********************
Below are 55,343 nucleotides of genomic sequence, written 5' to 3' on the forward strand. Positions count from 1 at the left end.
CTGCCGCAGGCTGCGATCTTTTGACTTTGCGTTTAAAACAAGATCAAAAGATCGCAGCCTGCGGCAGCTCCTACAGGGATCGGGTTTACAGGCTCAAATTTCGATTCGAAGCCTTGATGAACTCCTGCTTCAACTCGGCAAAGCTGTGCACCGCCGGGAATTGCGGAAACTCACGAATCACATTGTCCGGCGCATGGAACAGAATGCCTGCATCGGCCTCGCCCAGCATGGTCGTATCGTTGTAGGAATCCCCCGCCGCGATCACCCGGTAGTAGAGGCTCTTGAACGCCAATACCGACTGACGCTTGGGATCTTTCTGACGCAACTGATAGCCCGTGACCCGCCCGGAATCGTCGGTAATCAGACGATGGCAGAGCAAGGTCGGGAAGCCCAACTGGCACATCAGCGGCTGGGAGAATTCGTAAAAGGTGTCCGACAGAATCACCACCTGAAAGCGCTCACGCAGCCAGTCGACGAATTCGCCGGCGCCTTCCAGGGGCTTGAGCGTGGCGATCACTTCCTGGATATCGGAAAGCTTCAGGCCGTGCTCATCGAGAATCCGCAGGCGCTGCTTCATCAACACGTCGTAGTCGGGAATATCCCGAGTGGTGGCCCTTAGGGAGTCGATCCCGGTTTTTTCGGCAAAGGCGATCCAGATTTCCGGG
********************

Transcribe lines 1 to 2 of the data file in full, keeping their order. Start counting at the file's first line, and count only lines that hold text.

Below are 55,343 nucleotides of genomic sequence, written 5' to 3' on the forward strand. Positions count from 1 at the left end.
CTGCCGCAGGCTGCGATCTTTTGACTTTGCGTTTAAAACAAGATCAAAAGATCGCAGCCTGCGGCAGCTCCTACAGGGATCGGGTTTACAGGCTCAAATTTCGATTCGAAGCCTTGATGAACTCCTGCTTCAACTCGGCAAAGCTGTGCACCGCCGGGAATTGCGGAAACTCACGAATCACATTGTCCGGCGCATGGAACAGAATGCCTGCATCGGCCTCGCCCAGCATGGTCGTATCGTTGTAGGAATCCCCCGCCGCGATCACCCGGTAGTAGAGGCTCTTGAACGCCAATACCGACTGACGCTTGGGATCTTTCTGACGCAACTGATAGCCCGTGACCCGCCCGGAATCGTCGGTAATCAGACGATGGCAGAGCAAGGTCGGGAAGCCCAACTGGCACATCAGCGGCTGGGAGAATTCGTAAAAGGTGTCCGACAGAATCACCACCTGAAAGCGCTCACGCAGCCAGTCGACGAATTCGCCGGCGCCTTCCAGGGGCTTGAGCGTGGCGATCACTTCCTGGATATCGGAAAGCTTCAGGCCGTGCTCATCGAGAATCCGCAGGCGCTGCTTCATCAACACGTCGTAGTCGGGAATATCCCGAGTGGTGGCCCTTAGGGAGTCGATCCCGGTTTTTTCGGCAAAGGCGATCCAGATTTCCGGG